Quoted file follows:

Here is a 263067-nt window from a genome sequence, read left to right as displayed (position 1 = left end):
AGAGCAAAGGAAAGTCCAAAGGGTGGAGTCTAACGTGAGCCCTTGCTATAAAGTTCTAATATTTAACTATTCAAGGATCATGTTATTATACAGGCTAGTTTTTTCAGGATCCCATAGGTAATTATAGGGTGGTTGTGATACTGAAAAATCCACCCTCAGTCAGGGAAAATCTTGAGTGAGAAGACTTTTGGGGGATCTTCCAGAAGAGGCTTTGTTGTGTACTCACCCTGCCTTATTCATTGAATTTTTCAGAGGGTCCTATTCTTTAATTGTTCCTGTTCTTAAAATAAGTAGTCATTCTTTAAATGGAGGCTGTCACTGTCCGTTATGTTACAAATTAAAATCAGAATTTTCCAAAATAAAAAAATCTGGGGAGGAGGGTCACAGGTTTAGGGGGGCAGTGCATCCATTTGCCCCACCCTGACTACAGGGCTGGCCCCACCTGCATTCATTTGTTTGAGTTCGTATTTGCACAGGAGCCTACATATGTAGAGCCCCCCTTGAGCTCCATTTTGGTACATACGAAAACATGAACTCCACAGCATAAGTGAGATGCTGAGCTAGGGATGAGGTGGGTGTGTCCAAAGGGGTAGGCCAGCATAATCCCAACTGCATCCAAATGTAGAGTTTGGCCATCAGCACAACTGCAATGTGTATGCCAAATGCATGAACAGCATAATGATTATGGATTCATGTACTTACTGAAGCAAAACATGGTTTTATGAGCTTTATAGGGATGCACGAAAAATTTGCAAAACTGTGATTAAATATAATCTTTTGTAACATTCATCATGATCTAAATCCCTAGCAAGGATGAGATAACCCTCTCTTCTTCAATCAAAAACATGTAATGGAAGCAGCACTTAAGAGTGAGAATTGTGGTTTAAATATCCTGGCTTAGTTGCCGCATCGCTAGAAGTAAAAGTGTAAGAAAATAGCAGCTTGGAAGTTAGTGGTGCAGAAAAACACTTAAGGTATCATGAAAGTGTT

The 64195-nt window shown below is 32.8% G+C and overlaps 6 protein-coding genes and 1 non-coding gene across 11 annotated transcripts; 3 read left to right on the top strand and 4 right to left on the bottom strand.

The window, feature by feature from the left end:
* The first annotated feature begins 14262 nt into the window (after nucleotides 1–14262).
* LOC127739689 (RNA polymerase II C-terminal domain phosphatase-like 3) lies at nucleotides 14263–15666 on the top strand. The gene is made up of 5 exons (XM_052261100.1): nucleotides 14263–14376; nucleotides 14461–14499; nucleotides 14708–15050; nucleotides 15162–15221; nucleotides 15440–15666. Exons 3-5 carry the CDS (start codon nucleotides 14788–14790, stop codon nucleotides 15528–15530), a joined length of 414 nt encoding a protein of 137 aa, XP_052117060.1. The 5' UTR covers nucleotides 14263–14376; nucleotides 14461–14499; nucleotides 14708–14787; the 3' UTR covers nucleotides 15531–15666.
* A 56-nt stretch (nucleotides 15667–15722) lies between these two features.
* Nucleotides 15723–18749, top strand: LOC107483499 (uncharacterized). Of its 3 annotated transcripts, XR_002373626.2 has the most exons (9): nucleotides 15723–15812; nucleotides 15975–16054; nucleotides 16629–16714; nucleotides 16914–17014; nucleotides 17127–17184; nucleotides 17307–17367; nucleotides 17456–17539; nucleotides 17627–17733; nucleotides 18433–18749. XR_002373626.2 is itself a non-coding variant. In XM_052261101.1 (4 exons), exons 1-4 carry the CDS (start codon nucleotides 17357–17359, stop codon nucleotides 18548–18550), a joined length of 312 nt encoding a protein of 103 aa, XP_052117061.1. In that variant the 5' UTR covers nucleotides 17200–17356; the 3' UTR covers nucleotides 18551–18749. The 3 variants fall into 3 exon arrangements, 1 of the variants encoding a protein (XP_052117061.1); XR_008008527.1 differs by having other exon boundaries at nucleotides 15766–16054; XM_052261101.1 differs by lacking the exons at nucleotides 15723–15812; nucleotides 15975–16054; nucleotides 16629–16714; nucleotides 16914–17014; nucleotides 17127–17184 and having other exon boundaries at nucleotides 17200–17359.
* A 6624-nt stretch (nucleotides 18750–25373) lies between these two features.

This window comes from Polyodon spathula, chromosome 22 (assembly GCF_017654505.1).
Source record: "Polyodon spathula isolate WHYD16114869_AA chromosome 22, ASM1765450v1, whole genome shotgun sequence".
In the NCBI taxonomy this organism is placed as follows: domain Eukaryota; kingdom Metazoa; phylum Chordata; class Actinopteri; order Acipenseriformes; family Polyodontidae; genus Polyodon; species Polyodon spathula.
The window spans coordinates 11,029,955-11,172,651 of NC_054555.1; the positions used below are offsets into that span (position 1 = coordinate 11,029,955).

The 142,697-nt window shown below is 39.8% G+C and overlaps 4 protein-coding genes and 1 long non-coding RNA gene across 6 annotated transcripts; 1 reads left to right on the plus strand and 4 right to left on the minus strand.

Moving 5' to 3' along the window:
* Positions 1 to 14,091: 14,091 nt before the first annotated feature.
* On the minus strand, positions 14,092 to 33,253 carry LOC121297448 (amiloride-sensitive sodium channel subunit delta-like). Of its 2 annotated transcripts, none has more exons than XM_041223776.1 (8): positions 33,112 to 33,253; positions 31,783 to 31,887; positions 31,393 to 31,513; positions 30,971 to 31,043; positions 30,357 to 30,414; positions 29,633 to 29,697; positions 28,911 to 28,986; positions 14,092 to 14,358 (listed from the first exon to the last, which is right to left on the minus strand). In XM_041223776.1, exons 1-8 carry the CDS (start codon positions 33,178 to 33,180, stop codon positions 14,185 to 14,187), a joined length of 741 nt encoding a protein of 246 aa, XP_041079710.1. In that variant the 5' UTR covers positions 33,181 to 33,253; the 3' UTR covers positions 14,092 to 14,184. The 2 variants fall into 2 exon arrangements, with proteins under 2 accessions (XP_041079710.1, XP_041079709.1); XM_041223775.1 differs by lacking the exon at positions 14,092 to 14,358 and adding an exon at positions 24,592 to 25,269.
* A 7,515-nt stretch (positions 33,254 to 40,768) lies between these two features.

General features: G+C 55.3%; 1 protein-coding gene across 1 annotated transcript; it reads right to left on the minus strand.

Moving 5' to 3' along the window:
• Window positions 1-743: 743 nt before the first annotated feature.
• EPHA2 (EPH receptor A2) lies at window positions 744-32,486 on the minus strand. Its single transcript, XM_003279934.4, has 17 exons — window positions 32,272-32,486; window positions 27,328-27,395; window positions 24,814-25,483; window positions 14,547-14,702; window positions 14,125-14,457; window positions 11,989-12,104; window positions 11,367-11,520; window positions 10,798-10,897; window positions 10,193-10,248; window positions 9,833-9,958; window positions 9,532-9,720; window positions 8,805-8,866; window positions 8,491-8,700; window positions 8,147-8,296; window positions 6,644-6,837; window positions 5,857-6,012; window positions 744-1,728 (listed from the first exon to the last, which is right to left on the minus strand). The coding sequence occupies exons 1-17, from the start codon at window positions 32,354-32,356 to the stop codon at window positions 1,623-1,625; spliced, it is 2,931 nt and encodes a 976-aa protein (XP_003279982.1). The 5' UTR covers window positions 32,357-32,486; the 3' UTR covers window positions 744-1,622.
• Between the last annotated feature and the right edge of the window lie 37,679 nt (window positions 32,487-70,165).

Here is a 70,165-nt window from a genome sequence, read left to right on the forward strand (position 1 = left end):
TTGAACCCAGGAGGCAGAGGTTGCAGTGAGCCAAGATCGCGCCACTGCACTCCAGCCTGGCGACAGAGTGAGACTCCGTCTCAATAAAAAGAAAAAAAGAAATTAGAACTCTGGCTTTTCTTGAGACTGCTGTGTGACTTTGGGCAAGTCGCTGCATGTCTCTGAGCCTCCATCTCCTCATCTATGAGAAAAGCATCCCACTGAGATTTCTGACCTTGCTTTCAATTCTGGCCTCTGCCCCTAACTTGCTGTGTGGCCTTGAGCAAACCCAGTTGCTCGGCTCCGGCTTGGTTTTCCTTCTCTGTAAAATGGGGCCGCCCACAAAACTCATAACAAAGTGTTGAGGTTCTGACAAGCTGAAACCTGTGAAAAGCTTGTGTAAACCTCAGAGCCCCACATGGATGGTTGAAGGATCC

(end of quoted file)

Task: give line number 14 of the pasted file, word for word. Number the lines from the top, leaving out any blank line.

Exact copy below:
The 142,697-nt window shown below is 39.8% G+C and overlaps 4 protein-coding genes and 1 long non-coding RNA gene across 6 annotated transcripts; 1 reads left to right on the plus strand and 4 right to left on the minus strand.